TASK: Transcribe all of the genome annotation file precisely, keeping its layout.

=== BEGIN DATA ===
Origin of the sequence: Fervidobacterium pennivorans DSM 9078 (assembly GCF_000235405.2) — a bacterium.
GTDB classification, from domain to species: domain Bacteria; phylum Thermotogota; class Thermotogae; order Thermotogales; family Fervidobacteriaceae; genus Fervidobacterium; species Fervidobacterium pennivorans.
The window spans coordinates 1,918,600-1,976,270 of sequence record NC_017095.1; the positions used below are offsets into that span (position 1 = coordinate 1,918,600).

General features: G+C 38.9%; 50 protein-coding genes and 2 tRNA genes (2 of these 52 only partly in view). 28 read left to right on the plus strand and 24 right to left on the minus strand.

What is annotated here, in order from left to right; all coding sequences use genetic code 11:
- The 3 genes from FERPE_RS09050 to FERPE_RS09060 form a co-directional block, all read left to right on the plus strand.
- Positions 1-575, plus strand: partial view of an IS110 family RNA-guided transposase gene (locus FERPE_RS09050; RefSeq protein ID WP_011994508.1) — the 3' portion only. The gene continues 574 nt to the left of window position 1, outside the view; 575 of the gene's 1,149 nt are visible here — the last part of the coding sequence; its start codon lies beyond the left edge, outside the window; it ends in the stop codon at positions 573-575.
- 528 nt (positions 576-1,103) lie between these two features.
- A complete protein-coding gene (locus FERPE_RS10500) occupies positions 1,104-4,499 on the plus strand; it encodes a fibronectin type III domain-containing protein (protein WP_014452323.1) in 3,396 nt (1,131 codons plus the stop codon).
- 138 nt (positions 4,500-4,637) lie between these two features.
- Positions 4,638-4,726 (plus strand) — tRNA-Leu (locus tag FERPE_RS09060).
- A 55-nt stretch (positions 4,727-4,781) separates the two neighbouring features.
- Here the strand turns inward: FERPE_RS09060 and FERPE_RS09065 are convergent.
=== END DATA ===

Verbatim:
Origin of the sequence: Fervidobacterium pennivorans DSM 9078 (assembly GCF_000235405.2) — a bacterium.
GTDB classification, from domain to species: domain Bacteria; phylum Thermotogota; class Thermotogae; order Thermotogales; family Fervidobacteriaceae; genus Fervidobacterium; species Fervidobacterium pennivorans.
The window spans coordinates 1,918,600-1,976,270 of sequence record NC_017095.1; the positions used below are offsets into that span (position 1 = coordinate 1,918,600).

General features: G+C 38.9%; 50 protein-coding genes and 2 tRNA genes (2 of these 52 only partly in view). 28 read left to right on the plus strand and 24 right to left on the minus strand.

What is annotated here, in order from left to right; all coding sequences use genetic code 11:
- The 3 genes from FERPE_RS09050 to FERPE_RS09060 form a co-directional block, all read left to right on the plus strand.
- Positions 1-575, plus strand: partial view of an IS110 family RNA-guided transposase gene (locus FERPE_RS09050; RefSeq protein ID WP_011994508.1) — the 3' portion only. The gene continues 574 nt to the left of window position 1, outside the view; 575 of the gene's 1,149 nt are visible here — the last part of the coding sequence; its start codon lies beyond the left edge, outside the window; it ends in the stop codon at positions 573-575.
- 528 nt (positions 576-1,103) lie between these two features.
- A complete protein-coding gene (locus FERPE_RS10500) occupies positions 1,104-4,499 on the plus strand; it encodes a fibronectin type III domain-containing protein (protein WP_014452323.1) in 3,396 nt (1,131 codons plus the stop codon).
- 138 nt (positions 4,500-4,637) lie between these two features.
- Positions 4,638-4,726 (plus strand) — tRNA-Leu (locus tag FERPE_RS09060).
- A 55-nt stretch (positions 4,727-4,781) separates the two neighbouring features.
- Here the strand turns inward: FERPE_RS09060 and FERPE_RS09065 are convergent.